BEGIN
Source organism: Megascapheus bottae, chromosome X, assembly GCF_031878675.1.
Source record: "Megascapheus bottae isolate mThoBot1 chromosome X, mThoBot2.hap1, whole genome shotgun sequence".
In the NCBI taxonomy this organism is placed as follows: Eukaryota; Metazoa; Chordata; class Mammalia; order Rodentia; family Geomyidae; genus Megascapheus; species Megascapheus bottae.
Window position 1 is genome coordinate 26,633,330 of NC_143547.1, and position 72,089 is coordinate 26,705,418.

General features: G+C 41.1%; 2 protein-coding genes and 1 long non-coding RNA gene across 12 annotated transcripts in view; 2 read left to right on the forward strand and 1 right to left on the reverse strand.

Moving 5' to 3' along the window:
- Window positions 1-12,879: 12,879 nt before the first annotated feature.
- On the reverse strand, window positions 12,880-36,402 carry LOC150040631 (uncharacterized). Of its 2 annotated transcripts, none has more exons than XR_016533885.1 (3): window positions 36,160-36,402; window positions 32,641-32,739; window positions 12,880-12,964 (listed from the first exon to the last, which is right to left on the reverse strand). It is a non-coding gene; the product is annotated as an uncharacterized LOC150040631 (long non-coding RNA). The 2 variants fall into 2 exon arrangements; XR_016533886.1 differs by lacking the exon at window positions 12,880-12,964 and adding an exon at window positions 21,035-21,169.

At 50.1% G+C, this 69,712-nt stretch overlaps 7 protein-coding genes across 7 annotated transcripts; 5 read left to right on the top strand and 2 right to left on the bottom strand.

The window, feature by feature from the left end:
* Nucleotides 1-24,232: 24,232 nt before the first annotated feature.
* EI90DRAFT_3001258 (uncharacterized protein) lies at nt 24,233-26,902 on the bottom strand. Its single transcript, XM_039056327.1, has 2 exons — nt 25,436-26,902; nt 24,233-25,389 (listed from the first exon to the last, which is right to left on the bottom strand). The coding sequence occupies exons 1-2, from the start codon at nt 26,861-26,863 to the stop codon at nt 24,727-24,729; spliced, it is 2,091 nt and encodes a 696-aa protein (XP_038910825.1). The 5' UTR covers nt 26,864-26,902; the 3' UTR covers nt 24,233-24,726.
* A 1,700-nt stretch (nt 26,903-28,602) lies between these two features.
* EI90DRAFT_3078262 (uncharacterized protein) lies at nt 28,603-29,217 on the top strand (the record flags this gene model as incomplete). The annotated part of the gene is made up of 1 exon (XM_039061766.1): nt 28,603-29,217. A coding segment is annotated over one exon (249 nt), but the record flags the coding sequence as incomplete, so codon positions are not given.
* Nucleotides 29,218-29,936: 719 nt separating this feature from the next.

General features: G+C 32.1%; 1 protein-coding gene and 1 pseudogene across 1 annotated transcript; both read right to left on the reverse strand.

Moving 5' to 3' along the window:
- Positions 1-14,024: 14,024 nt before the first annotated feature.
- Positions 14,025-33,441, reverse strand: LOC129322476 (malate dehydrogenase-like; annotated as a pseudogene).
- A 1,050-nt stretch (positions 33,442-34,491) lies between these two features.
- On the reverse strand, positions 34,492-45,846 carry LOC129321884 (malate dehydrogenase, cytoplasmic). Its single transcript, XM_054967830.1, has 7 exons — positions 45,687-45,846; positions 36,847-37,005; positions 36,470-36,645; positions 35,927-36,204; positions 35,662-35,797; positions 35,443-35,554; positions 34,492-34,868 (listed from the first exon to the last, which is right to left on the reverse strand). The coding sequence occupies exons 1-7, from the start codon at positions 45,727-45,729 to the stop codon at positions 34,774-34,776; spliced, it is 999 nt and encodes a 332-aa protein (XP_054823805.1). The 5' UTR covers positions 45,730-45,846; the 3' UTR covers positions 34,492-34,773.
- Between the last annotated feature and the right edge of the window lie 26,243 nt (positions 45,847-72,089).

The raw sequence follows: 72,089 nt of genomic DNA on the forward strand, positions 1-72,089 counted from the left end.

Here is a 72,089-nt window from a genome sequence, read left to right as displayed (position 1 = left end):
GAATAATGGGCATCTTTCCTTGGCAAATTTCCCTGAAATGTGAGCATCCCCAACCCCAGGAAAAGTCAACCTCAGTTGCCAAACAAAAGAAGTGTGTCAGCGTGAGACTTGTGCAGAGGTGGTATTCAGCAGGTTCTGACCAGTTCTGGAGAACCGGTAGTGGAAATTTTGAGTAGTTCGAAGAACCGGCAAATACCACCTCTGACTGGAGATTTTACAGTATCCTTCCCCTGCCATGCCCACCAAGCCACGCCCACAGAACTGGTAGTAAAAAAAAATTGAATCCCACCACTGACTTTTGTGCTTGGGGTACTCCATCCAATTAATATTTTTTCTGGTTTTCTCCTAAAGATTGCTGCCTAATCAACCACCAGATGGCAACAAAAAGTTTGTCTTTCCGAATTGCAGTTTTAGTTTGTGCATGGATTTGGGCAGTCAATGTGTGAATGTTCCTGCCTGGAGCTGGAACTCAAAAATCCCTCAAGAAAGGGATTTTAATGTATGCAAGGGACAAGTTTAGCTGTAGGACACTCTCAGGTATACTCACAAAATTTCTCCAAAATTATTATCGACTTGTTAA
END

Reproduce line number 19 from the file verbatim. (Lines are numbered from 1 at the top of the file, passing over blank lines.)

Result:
- Positions 14,025-33,441, reverse strand: LOC129322476 (malate dehydrogenase-like; annotated as a pseudogene).